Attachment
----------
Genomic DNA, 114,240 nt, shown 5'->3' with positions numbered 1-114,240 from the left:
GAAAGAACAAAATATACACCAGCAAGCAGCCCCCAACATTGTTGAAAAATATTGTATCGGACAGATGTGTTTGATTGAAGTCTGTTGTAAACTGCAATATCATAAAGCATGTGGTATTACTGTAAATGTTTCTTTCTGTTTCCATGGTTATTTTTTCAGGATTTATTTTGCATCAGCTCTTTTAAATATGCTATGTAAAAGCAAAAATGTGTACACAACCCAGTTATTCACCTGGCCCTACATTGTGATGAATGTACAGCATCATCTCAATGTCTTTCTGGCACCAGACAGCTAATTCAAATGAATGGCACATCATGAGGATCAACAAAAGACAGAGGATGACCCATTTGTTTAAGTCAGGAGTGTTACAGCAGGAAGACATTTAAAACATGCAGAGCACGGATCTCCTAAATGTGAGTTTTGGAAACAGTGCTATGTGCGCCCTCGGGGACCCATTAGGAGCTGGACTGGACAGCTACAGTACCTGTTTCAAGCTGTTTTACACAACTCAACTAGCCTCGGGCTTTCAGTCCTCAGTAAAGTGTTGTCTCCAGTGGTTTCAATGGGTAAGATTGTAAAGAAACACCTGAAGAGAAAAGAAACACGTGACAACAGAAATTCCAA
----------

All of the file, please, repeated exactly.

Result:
Genomic DNA, 114,240 nt, shown 5'->3' with positions numbered 1-114,240 from the left:
GAAAGAACAAAATATACACCAGCAAGCAGCCCCCAACATTGTTGAAAAATATTGTATCGGACAGATGTGTTTGATTGAAGTCTGTTGTAAACTGCAATATCATAAAGCATGTGGTATTACTGTAAATGTTTCTTTCTGTTTCCATGGTTATTTTTTCAGGATTTATTTTGCATCAGCTCTTTTAAATATGCTATGTAAAAGCAAAAATGTGTACACAACCCAGTTATTCACCTGGCCCTACATTGTGATGAATGTACAGCATCATCTCAATGTCTTTCTGGCACCAGACAGCTAATTCAAATGAATGGCACATCATGAGGATCAACAAAAGACAGAGGATGACCCATTTGTTTAAGTCAGGAGTGTTACAGCAGGAAGACATTTAAAACATGCAGAGCACGGATCTCCTAAATGTGAGTTTTGGAAACAGTGCTATGTGCGCCCTCGGGGACCCATTAGGAGCTGGACTGGACAGCTACAGTACCTGTTTCAAGCTGTTTTACACAACTCAACTAGCCTCGGGCTTTCAGTCCTCAGTAAAGTGTTGTCTCCAGTGGTTTCAATGGGTAAGATTGTAAAGAAACACCTGAAGAGAAAAGAAACACGTGACAACAGAAATTCCAA